INTRO QUESTION: I know that a lot of these Emotional Intelligence Skills we develop with life experience. And if I was to see James today, I would work hard to find some sort of common ground that we could have a conversation and how we could have learned something from each other to make us better, stronger people in the future, which is behind why I began doing this work with young people in the first place.
Can you share what drew you to choosing this field for your work, and if you could go back to when I was a guest at James’ house, what would you have done to help us to connect better?
Q1: Since these skills are so important for success in life and the workplace, after we leave school, but we know that learning is ongoing, and these skills must be practiced. Can you share how you would first pinpoint areas of improvement for someone (what assessment you use/what you look for) and then how do you create an action plan for that person to practice these skills?
1B) Have you ever wondered why some people appear to remain calm in the face of disaster or some sort of difficult situation, while others fail to cope? I took this from your book on resilience in the workplace where you say--
People that are able to handle themselves well and remain calm in a crisis have, what psychologists call, resilience – an ability to cope with problems and setbacks. I know there is a lot behind this question, since we all have different life experiences that shape us, but what makes someone more resilient to setbacks than another person and how could we strengthen resilience in ourselves?
Q2: What are some strategies for managing stress in the workplace, especially these days when there is already so much turmoil that came along with the Pandemic and I was talking with some friends this morning on the hiking trails, before our day began. There seems to be an unsettling feeling in the air, still so much uncertainty in the world. What have you seen working well?
Q3: What about leading others, especially when they might be emerging from a setback to a comeback?
Q4: Since we know that emotional intelligence are skills that need to be practiced, what are some ways to advance these skills to have more impact on your future results?
Thank you, Robin, for speaking with me today. I know that if we revisit Dr. Perry’s Sequence of Engagement, and look at the ways that REGULATE ourselves before we can “get to the CORTEX” or our decision-making, thinking brain, we now have many new ideas and strategies that can make us more creative and effective in the workplace.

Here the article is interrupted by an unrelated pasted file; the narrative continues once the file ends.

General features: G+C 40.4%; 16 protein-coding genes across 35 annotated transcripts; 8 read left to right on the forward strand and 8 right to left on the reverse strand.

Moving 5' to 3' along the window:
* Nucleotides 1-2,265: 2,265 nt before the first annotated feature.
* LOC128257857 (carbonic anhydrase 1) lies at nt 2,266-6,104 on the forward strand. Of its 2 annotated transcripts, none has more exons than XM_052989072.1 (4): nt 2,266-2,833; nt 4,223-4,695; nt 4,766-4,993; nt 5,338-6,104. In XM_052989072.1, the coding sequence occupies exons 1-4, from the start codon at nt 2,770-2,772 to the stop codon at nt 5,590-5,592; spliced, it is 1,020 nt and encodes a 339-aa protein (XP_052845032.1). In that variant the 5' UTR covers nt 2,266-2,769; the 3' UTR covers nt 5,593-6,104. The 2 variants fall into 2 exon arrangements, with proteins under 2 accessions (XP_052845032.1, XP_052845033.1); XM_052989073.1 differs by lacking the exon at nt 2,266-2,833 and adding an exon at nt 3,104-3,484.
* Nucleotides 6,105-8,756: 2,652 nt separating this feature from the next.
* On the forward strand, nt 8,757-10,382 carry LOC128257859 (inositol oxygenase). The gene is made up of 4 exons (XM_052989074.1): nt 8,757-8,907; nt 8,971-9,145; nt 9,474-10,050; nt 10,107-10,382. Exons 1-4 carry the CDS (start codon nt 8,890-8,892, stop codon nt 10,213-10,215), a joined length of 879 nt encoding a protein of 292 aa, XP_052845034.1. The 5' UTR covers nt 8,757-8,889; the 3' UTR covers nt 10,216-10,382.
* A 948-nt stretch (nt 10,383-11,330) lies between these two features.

If we think back to my story with James, I think it’s clear that I have always used exercise as a way to regulate, and calm down my brain when under stress. If only I had learned the importance of learning how to form diverse friendships when I was younger, with my story with James, there was more to that story, with tons of adventure that I uncovered running in the forests in this small town in Bristol that would have been fun to have shared with someone else. While deep in these woods, I came across a clearing, and within these trees, I discovered a movie set, with cameras, lights, and people running around yelling directions to each other. I had run into the filming of Robin Hood, and they had used the forest I had discovered to recreate Sherwood Forest, and I ran into this guy, obviously dressed as Robin, played by Jason Connery, Sean Connery’s son, after watching some of the filming, was given a signed copy of his photo to remember him by. It was something I’ve never forgotten, but looking back with an EI lens, the sad point of my story is that I missed the chance to connect with James if we had discovered this movie set together. It would have been much more fun to have discovered a movie set in the woods with someone else, but everything looks different in hindsight.
Q6: To close out James, what’s next in this field of emotional intelligence? What do you know, immersed in this field, what we might not know?
Thank you for your time today. For people who want to learn more about your books, courses and speaking topics, is the best place your website?
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[ii]Neuroscience Meets Social and Emotional Learning Podcast EPISODE #163 with Dan Hill on “How to Read the Emotions in Others” https://andreasamadi.podbean.com/e/dan-hill-phd-the-faces-guy-on-how-to-read-the-emotions-in-others-for-schools-sports-and-the-workplace/
[iii] Neuroscience Meets Social and Emotional Learning Podcast EPISODE #27 with Friederike Fabritius on “The Recipe for Peak Performance” https://andreasamadi.podbean.com/e/pioneer-in-the-field-of-neuroleadership-friederike-fabritius-on-the-recipe-for-achieving-peak-performance/